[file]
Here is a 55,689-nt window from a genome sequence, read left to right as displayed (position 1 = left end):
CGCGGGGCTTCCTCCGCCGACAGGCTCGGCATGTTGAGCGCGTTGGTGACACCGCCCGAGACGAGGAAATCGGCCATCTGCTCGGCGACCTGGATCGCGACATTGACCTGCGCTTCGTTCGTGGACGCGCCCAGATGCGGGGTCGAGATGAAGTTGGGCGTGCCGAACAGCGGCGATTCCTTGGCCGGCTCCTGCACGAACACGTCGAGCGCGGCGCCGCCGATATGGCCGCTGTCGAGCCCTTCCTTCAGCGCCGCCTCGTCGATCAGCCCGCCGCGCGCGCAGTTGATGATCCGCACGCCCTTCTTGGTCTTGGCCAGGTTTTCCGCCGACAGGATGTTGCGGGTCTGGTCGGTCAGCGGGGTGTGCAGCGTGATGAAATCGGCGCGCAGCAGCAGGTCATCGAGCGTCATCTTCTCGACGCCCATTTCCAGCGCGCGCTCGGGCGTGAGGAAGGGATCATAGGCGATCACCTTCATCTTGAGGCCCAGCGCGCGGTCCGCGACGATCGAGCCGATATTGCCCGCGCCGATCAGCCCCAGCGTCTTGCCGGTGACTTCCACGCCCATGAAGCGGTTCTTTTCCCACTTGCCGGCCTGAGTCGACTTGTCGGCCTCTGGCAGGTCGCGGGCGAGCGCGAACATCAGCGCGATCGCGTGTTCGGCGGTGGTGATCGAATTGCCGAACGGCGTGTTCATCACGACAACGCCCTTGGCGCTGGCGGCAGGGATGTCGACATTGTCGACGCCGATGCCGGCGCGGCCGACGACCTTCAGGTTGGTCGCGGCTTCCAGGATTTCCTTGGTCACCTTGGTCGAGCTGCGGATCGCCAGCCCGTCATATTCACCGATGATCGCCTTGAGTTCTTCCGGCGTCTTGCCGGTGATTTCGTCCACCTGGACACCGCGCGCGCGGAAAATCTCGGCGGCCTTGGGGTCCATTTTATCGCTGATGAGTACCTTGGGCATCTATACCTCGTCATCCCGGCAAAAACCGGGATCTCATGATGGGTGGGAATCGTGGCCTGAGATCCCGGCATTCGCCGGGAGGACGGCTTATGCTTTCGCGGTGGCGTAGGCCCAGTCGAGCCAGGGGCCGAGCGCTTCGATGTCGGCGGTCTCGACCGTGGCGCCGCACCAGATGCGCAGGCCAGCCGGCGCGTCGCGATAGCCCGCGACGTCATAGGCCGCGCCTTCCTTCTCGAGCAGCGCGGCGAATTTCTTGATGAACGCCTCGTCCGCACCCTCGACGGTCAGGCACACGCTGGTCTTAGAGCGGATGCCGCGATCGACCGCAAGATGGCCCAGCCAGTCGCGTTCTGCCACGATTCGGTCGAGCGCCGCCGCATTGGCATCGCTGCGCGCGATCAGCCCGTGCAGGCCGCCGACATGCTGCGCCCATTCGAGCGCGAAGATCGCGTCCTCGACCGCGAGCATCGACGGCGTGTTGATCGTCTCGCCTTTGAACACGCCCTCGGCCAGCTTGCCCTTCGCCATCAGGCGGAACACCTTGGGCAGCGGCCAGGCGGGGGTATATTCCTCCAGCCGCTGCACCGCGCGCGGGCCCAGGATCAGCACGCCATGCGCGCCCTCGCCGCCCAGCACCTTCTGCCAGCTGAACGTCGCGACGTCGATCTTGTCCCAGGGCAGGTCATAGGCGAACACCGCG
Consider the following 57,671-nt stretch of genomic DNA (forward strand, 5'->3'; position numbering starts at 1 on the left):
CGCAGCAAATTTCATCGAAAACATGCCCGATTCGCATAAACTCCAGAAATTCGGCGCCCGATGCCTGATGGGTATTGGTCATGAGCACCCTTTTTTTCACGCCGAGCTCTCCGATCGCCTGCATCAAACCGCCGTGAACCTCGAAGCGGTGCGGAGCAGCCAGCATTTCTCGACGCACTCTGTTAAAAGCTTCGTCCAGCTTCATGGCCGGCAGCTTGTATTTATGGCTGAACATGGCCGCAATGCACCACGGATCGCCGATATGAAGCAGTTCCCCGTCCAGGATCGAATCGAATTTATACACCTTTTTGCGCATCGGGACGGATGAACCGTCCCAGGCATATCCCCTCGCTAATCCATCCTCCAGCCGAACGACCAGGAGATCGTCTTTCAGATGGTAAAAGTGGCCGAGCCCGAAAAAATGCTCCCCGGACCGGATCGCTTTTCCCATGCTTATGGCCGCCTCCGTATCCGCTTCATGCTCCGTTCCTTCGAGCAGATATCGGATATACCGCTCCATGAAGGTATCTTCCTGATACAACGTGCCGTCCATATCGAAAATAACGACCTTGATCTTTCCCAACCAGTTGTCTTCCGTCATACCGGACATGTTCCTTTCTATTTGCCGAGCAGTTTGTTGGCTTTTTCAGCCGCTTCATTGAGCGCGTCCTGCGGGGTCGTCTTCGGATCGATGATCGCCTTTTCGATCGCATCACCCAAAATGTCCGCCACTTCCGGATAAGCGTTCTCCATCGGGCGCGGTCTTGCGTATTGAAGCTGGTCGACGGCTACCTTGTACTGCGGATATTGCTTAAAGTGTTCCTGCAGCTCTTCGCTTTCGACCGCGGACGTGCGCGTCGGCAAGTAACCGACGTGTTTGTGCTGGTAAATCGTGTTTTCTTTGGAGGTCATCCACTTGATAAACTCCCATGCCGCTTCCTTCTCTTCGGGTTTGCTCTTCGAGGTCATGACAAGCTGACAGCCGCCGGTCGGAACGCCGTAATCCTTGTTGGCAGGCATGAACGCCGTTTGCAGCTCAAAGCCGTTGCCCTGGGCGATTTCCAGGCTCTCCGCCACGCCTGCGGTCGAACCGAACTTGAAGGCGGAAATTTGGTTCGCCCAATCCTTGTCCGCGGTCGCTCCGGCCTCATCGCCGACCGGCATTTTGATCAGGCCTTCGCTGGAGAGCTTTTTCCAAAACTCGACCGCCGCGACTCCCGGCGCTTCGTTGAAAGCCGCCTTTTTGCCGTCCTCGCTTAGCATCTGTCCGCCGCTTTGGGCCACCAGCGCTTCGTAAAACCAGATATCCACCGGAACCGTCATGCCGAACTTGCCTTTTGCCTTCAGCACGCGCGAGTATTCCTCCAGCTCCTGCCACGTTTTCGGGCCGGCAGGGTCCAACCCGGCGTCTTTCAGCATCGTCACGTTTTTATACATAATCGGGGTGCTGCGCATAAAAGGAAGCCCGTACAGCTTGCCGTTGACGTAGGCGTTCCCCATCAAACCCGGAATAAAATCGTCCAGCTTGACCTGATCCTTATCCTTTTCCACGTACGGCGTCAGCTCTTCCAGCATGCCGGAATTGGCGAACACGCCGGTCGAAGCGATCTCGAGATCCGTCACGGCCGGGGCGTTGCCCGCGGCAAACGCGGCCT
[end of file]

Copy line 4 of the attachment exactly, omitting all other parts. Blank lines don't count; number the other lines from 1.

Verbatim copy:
CGCAGCAAATTTCATCGAAAACATGCCCGATTCGCATAAACTCCAGAAATTCGGCGCCCGATGCCTGATGGGTATTGGTCATGAGCACCCTTTTTTTCACGCCGAGCTCTCCGATCGCCTGCATCAAACCGCCGTGAACCTCGAAGCGGTGCGGAGCAGCCAGCATTTCTCGACGCACTCTGTTAAAAGCTTCGTCCAGCTTCATGGCCGGCAGCTTGTATTTATGGCTGAACATGGCCGCAATGCACCACGGATCGCCGATATGAAGCAGTTCCCCGTCCAGGATCGAATCGAATTTATACACCTTTTTGCGCATCGGGACGGATGAACCGTCCCAGGCATATCCCCTCGCTAATCCATCCTCCAGCCGAACGACCAGGAGATCGTCTTTCAGATGGTAAAAGTGGCCGAGCCCGAAAAAATGCTCCCCGGACCGGATCGCTTTTCCCATGCTTATGGCCGCCTCCGTATCCGCTTCATGCTCCGTTCCTTCGAGCAGATATCGGATATACCGCTCCATGAAGGTATCTTCCTGATACAACGTGCCGTCCATATCGAAAATAACGACCTTGATCTTTCCCAACCAGTTGTCTTCCGTCATACCGGACATGTTCCTTTCTATTTGCCGAGCAGTTTGTTGGCTTTTTCAGCCGCTTCATTGAGCGCGTCCTGCGGGGTCGTCTTCGGATCGATGATCGCCTTTTCGATCGCATCACCCAAAATGTCCGCCACTTCCGGATAAGCGTTCTCCATCGGGCGCGGTCTTGCGTATTGAAGCTGGTCGACGGCTACCTTGTACTGCGGATATTGCTTAAAGTGTTCCTGCAGCTCTTCGCTTTCGACCGCGGACGTGCGCGTCGGCAAGTAACCGACGTGTTTGTGCTGGTAAATCGTGTTTTCTTTGGAGGTCATCCACTTGATAAACTCCCATGCCGCTTCCTTCTCTTCGGGTTTGCTCTTCGAGGTCATGACAAGCTGACAGCCGCCGGTCGGAACGCCGTAATCCTTGTTGGCAGGCATGAACGCCGTTTGCAGCTCAAAGCCGTTGCCCTGGGCGATTTCCAGGCTCTCCGCCACGCCTGCGGTCGAACCGAACTTGAAGGCGGAAATTTGGTTCGCCCAATCCTTGTCCGCGGTCGCTCCGGCCTCATCGCCGACCGGCATTTTGATCAGGCCTTCGCTGGAGAGCTTTTTCCAAAACTCGACCGCCGCGACTCCCGGCGCTTCGTTGAAAGCCGCCTTTTTGCCGTCCTCGCTTAGCATCTGTCCGCCGCTTTGGGCCACCAGCGCTTCGTAAAACCAGATATCCACCGGAACCGTCATGCCGAACTTGCCTTTTGCCTTCAGCACGCGCGAGTATTCCTCCAGCTCCTGCCACGTTTTCGGGCCGGCAGGGTCCAACCCGGCGTCTTTCAGCATCGTCACGTTTTTATACATAATCGGGGTGCTGCGCATAAAAGGAAGCCCGTACAGCTTGCCGTTGACGTAGGCGTTCCCCATCAAACCCGGAATAAAATCGTCCAGCTTGACCTGATCCTTATCCTTTTCCACGTACGGCGTCAGCTCTTCCAGCATGCCGGAATTGGCGAACACGCCGGTCGAAGCGATCTCGAGATCCGTCACGGCCGGGGCGTTGCCCGCGGCAAACGCGGCCT